I had never planned a career as a travel or dive blogger. But I remember well that I had started to bring my ideas to paper as soon as I was able to hold a pen. This passion of juggling letters and words, moving them back and forth to bring them to life – yes, that's exactly what it was and is what fascinates me about writing today. But was it all coincidence that I became a writer – or has it been a long time coming?
Writing | More than just a Hobby?!
Even in elementary school, I regularly wrote short stories and wannabe novels with a friend. We worked on plots for weeks, discussed ideas until we had to go home and spent more time writing than swapping Pokémon cards. Our stories were always praised by the teachers and it was highlighted how creative and skilled we were with using words.
I spent my pocket money on new books, always wished for more reading material for my birthday because I loved to learn new words and escape the real world to create my own.
Writing Workshops | First feedback from other Writers
Even later in high school I never lost my passion for writing. At some point, my German professor gave me an invitation to participate in a writing competition. I can't remember the topic anymore, but I know that my article did not win. The jurors seemed to have liked my story enough because they invited me to attend a writing workshop in Deutschlandsberg.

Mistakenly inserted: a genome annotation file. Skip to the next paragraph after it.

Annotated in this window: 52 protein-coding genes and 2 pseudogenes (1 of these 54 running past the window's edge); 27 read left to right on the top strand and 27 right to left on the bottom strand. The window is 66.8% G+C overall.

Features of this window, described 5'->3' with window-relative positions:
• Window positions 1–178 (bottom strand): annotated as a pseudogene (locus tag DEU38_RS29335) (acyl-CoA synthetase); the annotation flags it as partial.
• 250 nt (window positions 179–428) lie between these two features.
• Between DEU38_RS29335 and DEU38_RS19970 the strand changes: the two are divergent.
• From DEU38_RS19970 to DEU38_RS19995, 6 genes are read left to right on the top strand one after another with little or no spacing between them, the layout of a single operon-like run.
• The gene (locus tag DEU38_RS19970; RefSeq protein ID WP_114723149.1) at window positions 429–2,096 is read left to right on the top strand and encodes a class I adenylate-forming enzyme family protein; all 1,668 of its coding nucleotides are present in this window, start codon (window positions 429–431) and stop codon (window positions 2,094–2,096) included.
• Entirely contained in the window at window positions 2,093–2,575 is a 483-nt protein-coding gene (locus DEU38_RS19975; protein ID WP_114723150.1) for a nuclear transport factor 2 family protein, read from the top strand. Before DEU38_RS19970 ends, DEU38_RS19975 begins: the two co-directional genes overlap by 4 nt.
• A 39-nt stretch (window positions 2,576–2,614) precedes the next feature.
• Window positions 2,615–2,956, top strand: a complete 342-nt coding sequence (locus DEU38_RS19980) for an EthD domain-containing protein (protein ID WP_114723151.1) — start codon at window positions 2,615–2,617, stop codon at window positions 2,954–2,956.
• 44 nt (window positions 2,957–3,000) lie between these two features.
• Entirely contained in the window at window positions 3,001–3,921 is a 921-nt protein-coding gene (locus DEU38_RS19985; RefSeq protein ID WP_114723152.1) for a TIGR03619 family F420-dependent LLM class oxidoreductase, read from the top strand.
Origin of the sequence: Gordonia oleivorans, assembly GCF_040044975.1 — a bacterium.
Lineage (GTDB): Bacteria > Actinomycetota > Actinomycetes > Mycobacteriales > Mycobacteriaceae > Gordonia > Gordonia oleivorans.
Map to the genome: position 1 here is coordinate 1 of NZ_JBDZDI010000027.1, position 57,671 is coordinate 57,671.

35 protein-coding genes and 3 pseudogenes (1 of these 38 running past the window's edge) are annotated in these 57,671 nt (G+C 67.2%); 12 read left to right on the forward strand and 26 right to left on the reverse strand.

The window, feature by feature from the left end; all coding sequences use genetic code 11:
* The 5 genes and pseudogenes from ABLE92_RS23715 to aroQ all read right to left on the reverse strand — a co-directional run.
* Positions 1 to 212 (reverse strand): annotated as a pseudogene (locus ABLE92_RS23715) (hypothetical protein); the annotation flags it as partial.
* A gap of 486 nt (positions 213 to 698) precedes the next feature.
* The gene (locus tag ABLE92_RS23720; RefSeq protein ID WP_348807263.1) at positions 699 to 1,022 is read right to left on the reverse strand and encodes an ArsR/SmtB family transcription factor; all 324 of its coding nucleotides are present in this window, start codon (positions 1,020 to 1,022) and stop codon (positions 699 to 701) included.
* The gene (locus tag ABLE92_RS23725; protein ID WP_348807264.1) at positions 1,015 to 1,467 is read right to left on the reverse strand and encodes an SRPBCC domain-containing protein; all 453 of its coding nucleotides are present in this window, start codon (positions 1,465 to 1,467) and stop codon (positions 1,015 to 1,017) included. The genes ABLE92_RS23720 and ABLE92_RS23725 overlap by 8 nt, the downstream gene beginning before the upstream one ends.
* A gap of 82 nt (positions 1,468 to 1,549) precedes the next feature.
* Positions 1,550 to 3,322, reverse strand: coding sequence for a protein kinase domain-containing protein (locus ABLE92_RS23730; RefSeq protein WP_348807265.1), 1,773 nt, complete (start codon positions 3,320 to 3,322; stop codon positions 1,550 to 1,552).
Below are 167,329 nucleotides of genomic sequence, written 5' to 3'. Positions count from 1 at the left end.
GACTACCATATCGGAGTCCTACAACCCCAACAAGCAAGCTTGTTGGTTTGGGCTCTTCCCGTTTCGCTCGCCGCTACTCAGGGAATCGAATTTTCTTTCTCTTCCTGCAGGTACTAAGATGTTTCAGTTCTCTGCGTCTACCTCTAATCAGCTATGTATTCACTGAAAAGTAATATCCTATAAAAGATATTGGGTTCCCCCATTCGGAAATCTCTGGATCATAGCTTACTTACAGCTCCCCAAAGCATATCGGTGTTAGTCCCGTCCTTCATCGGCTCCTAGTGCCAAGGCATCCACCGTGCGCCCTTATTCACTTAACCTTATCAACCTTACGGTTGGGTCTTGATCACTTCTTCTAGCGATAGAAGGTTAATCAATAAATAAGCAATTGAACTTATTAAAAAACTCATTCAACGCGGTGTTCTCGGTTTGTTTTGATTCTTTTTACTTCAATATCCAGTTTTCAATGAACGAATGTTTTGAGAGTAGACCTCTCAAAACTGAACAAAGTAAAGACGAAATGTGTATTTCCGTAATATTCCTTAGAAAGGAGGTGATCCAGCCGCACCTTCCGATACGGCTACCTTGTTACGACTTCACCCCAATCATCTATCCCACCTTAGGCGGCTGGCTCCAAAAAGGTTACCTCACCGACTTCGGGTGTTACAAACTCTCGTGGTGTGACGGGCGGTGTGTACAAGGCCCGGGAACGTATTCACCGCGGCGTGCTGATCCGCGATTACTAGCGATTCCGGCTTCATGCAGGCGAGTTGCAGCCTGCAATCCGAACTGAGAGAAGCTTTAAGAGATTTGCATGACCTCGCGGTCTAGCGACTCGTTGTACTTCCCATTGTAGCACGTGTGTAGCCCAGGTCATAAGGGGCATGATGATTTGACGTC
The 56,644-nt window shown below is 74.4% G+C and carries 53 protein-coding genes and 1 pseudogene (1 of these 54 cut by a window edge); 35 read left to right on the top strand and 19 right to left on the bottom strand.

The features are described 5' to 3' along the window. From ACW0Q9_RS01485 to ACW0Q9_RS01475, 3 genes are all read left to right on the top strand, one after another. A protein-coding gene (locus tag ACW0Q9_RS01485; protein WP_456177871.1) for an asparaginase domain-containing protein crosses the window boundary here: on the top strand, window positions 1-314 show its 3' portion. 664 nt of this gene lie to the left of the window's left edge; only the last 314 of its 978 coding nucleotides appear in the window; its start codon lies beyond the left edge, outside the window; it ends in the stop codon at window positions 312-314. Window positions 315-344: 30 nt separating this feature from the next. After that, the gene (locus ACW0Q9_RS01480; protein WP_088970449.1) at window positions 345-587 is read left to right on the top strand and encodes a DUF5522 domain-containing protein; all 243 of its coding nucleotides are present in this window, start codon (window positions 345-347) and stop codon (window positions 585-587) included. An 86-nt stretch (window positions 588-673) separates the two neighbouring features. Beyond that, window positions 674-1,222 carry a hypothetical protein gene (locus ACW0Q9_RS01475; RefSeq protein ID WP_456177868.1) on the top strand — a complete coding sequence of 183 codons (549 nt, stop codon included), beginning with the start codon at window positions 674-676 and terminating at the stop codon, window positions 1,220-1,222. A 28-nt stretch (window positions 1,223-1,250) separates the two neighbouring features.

On a weekend, I took the train to the city located in the west of Styria. I was a bit nervous because I didn't know what to expect. It was paradise in my head: I could continue to ponder over my stories AND share them with others. What I did not know (and certainly was not ready for it) was that I would receive feedback on my writing skills. I was stunned and scared all the same time. I had never been given feedback before and my audience so far consisted of my life-sized stuffed dog Maxi.
15 other young writers and experienced authors judged my work: handkerchiefs were much needed as tears covered my young and inexperienced face. I wanted to burn my pens and paper and never write another word again.
The other participants were already familiar with the feedback process. I was the only newbie in the group, and so it seemed to me I was the only one making mistakes. At dinner, one of the other girls told me that her first time receiving feedback had been way worse than mine. I had really liked her stories that I heard during the day and this gave me hope.
After that I participated in other writing workshops, and developed my style and never stopped learning.
What happened then? The next year, my stories were even published and printed in my school's yearbook.
First Steps Online | My First Blog
I started my first blog when I was 16 during the summer holidays. My online diary was supposed to be my outlet for my time living in Venezuela as an exchange student. I don't have any statistics for that page, but I'm sure it was only my family and especially my grandma who read it.